CAMERON MIZELL/Negative Spaces: Would you rather be blinded by brilliance or baffled by bullshit? Mizell ought to cut the bullshit. With the kind of minimalist guitar techniques that made everything from Richard Thompson's "Dimming of the Day" to ECM and Windham Hill's cool school guitar playing so enveloping, Mizell tries to cut through today's miasma by proclaiming he's mastering the use of white space and making a big deal of not playing as opposed to playing. Do we have to rehash the fight my younger self got into with John Cage over 4'32"? An experimental player that ultimately likes pushing boundaries as opposed to making complacent cocktail music, Mizell takes the left leaning on a wild ride as he doesn't pick in one place for too long. Hard core guitar heads are sure to enjoy this non-metal burst of ear opening shredding.

NEW ORLEANS SUSPECTS/Kaleidoscoped: It might have started out as a busman's holiday, but this super group of Nawlins local superstars have enough fat credits under their belts to assure pension payments from AFM when the time comes. A musical gumbo from the town that made gumbo famous, the jazz/funk/rock mix here is such a stone cold heady brew that any one with a pulse is sure to enjoy what these party people bring to the party. Tasty throughout, this is four on the floor real music for people that aren't about artifice. Killer stuff.

ERIC ST-LAURENT/Planet: Why is this well traveled, award winning guitarist now at the top of my list? Well, he makes commercial music you don't have to be embarrassed to listen to because it's got depth. He knows how to synthesize the best of everything into a wholly original mash up that has his stamp all over it. He makes gloriously enjoyable music that you can sit back and enjoy without having to think----an incredible luxury for the hardest working music writer in the world! If this cuts to my chase, think of what it will do for you! Utterly killer guitar instrumental work that's sure to blow your mind as it takes you around the world and back, showing you only the highlights along the way.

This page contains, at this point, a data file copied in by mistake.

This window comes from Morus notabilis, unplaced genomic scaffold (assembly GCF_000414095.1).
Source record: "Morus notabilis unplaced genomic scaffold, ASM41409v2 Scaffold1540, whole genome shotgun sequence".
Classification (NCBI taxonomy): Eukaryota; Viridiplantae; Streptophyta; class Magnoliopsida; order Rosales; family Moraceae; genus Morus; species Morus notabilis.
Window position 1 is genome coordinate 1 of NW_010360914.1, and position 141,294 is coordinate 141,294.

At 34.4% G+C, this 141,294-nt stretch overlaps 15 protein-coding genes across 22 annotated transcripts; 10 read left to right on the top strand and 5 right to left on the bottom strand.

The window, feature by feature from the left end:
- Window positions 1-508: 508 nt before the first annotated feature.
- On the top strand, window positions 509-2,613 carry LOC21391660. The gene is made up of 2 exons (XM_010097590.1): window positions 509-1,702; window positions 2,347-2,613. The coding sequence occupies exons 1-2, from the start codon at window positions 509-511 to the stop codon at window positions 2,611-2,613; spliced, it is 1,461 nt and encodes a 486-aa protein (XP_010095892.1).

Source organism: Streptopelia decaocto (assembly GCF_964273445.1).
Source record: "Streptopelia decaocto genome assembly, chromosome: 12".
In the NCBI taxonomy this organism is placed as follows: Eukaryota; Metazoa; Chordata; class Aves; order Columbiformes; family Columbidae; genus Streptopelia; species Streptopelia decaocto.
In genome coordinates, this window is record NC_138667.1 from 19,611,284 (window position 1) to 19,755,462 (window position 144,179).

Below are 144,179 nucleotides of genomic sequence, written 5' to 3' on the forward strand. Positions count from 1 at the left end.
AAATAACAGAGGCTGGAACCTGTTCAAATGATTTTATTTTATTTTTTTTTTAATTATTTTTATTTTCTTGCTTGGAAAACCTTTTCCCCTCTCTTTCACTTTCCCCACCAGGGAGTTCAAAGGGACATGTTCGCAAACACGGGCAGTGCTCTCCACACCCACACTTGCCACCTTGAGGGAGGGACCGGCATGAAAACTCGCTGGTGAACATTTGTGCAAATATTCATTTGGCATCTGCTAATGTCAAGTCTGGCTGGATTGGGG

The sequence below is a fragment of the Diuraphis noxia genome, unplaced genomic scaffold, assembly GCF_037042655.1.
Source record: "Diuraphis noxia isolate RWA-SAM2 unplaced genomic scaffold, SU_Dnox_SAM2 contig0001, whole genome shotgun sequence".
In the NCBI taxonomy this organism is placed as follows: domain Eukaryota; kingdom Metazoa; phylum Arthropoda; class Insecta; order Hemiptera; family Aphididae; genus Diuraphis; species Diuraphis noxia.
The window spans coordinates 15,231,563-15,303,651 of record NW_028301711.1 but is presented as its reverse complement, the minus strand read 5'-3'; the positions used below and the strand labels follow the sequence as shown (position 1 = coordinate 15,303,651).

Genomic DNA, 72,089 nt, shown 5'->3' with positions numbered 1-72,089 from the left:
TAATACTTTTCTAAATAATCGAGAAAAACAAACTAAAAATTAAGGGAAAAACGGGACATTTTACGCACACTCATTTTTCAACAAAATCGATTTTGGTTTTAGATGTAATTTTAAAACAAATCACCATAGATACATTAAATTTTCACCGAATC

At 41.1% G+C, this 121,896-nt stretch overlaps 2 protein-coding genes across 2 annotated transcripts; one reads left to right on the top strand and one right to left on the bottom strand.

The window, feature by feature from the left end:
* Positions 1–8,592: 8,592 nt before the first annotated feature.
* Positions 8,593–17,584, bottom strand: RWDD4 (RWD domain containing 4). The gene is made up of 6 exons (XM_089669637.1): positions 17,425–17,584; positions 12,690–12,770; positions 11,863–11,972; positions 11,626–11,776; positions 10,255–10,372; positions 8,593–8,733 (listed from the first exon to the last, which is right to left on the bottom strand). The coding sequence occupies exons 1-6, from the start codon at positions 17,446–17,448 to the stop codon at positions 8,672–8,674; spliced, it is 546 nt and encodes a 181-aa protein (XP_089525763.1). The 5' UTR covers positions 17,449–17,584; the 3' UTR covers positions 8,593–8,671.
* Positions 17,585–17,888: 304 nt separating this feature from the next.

GORDON GOODWIN'S LITTLE PHAT BAND/An Elusive Man: Cutting down the Big Phat Band for this date as the Little Phat Band, don't go thinking Goodwin is missing a step or slowing down. Is calling his stuff ‘big band' something that scares off major labels that should have him around as a prestige act at the least? With the incredible amount of accomplishment under his belt, it's an anathema that the majors haven't at all deigned to give him a bite of the apple. Screw them. Goodwin once again shows why he can lay claim to being the hardest working man in jazz (if he wanted to make that claim) with this mostly original set that takes mainstream jazz to high and mighty places. Killer stuff throughout for anyone that wants to hear grand playing that just makes them feel good, you can expect Goodwin to set the world on fire once again with this smoking set. This is one of those killers that you can recommend to non jazzbos and be sure most of them will get it.

SUSAN ANDERS/Loop de Loop: Once again playing hooky from her ‘day job' as one of the best harmony vocal teachers around, Anders puts on her singer/songwriter skin and shows how she can write them as well as sing them pulling from a well that shows no sign of running dry. Often deeply personal material with a surprising universal appeal, apparently Anders has the smarts to reach the listener's hearts the with the same skill she has to reach the student's cortex. Organic and back porch with a really long reach, this is loaded with tunes that come from someone that speaks the same language you do that you didn't know was out there relating. Hot stuff.

Volume 39/Number 312
September 10, 2016
830 W. Route 22 #144
Lake Zurich, IL., 60047
CHRIS SPECTOR, Editor and Publisher
Copyright 2016 Midwest Record